Understanding the intricacies of financial planning, especially in the context of superannuation and tax, is crucial when it comes to securing your legacy and ensuring that your loved ones are taken care of after your passing. In this article, we will delve into the multifaceted definition of ‘dependant’ for both superannuation and tax purposes, shedding light on the implications this distinction has for estate planning.
Superannuation Benefits and Dependents
When it comes to superannuation benefits, the term ‘dependant’ takes on a broader meaning. In essence, superannuation benefits can only be paid directly to individuals who meet specific criteria as ‘dependants’ for superannuation purposes. These criteria include:
- Spouse: This includes both legal and de facto spouses.
- Children: Irrespective of their age, all children of the deceased are considered dependants.
- Interdependency Relationship: A person in an ‘interdependency relationship’ with the deceased also qualifies as a dependant under superannuation regulations.
- Financial Dependence: Anyone who was financially dependent on the deceased is categorized as a dependant.
Taxation and Dependents
However, the definition of ‘dependant’ shifts when it comes to taxation purposes. For tax considerations, a ‘dependant’ (often referred to as a ‘death benefits dependant’) of the deceased comprises a more limited group:
- Spouse or Former Spouse: This category includes legal and de facto spouses, as well as former spouses.
- Children Under 18: Only children under the age of 18 are recognized as dependants for tax purposes.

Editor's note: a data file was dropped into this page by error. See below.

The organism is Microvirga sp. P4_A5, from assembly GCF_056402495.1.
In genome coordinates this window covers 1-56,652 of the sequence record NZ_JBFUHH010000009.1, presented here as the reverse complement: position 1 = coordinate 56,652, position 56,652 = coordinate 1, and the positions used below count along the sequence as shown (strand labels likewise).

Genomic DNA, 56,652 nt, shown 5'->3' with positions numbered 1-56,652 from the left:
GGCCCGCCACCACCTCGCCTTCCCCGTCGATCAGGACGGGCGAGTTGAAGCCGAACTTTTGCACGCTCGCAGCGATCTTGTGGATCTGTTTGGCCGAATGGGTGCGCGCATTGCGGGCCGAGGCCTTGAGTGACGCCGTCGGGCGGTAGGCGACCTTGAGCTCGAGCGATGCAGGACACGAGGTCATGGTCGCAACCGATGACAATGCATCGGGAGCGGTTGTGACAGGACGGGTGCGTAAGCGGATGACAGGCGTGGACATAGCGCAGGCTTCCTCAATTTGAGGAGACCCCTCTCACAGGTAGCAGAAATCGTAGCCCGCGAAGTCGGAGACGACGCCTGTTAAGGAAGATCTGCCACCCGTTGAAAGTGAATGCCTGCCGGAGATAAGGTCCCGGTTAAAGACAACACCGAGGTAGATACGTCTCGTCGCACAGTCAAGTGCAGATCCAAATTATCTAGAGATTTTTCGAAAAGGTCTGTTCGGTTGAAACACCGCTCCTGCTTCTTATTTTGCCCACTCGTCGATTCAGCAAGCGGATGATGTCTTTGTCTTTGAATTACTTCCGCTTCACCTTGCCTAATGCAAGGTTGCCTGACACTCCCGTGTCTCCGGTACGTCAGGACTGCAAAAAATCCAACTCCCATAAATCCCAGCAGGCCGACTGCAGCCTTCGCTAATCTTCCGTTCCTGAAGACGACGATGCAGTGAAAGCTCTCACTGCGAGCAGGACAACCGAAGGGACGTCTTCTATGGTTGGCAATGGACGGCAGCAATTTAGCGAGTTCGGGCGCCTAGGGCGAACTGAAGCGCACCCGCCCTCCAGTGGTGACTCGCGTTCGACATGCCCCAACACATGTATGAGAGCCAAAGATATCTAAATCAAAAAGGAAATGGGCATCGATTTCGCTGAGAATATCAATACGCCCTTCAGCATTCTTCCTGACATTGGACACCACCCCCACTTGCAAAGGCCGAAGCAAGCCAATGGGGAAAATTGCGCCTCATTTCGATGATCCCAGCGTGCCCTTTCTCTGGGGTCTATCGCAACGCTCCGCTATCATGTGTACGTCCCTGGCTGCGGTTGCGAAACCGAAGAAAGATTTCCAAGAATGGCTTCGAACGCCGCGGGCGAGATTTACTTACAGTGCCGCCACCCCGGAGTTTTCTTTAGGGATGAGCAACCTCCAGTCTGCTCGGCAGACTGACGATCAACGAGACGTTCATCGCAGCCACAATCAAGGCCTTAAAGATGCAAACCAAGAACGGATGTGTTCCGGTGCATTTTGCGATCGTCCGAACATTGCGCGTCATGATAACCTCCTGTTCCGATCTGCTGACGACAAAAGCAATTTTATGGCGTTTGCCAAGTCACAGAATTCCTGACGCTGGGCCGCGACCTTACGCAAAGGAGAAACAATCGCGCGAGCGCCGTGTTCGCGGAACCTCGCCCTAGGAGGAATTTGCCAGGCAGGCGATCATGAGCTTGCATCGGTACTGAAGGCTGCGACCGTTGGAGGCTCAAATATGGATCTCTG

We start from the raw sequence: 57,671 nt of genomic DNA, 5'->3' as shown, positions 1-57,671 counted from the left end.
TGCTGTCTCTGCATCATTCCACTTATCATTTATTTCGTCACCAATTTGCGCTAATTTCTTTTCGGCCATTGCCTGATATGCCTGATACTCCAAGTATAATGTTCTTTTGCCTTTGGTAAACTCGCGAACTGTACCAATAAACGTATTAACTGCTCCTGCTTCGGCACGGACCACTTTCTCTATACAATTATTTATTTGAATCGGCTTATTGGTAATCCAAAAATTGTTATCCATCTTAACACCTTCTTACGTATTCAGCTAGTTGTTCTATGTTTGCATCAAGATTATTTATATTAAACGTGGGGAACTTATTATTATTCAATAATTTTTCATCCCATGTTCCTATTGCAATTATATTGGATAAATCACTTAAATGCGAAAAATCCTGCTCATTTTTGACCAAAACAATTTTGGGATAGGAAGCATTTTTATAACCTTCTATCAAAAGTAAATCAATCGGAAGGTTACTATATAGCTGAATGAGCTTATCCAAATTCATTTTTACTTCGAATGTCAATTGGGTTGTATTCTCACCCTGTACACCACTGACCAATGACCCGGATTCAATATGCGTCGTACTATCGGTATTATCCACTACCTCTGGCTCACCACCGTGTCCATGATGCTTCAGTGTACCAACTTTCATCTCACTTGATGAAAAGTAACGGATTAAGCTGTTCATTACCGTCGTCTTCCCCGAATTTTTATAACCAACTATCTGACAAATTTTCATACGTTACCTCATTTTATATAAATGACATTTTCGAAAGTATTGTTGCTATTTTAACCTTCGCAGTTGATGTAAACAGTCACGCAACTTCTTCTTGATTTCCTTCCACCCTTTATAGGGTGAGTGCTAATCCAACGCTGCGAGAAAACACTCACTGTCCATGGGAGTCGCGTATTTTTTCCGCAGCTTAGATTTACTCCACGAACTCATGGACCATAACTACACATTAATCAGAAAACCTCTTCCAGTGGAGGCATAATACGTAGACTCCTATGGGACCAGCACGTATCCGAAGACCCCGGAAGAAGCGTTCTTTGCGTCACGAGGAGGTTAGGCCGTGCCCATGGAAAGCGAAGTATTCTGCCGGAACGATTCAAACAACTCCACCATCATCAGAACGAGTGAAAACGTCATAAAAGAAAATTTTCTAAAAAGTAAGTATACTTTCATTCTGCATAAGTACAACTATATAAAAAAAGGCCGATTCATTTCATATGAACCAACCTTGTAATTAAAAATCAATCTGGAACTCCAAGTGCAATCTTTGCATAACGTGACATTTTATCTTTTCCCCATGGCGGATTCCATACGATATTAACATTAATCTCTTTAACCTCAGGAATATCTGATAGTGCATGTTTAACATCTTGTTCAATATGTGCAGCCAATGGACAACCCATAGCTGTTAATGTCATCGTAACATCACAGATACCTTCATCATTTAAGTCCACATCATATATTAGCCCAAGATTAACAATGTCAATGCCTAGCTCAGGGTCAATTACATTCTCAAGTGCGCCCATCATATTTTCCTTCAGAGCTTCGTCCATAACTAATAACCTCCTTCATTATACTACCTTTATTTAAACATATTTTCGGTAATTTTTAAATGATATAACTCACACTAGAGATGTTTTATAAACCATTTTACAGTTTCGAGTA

- Former Spouses: For estate planning and the distribution of super death benefits, it’s important to note that superannuation benefits generally cannot be paid directly to a former spouse since they do not qualify as dependants for superannuation purposes.
- Age of Children: While children of any age are considered dependants for superannuation purposes, only those under the age of 18 are considered dependants for tax purposes. This means that, even though a child of any age may receive super death benefits directly, these benefits will generally only be tax-free if the child is under 18.
Understanding the distinct definitions of ‘dependant’ for superannuation and tax purposes is pivotal for effective estate planning. Whether you’re looking to secure your legacy or navigate the complexities of superannuation and taxation, it’s advisable to seek professional guidance. If you’re contemplating estate planning with your superannuation, don’t hesitate to reach out to our office. We are here to provide you with expert advice and help you make informed decisions to safeguard your financial future and the well-being of your loved ones.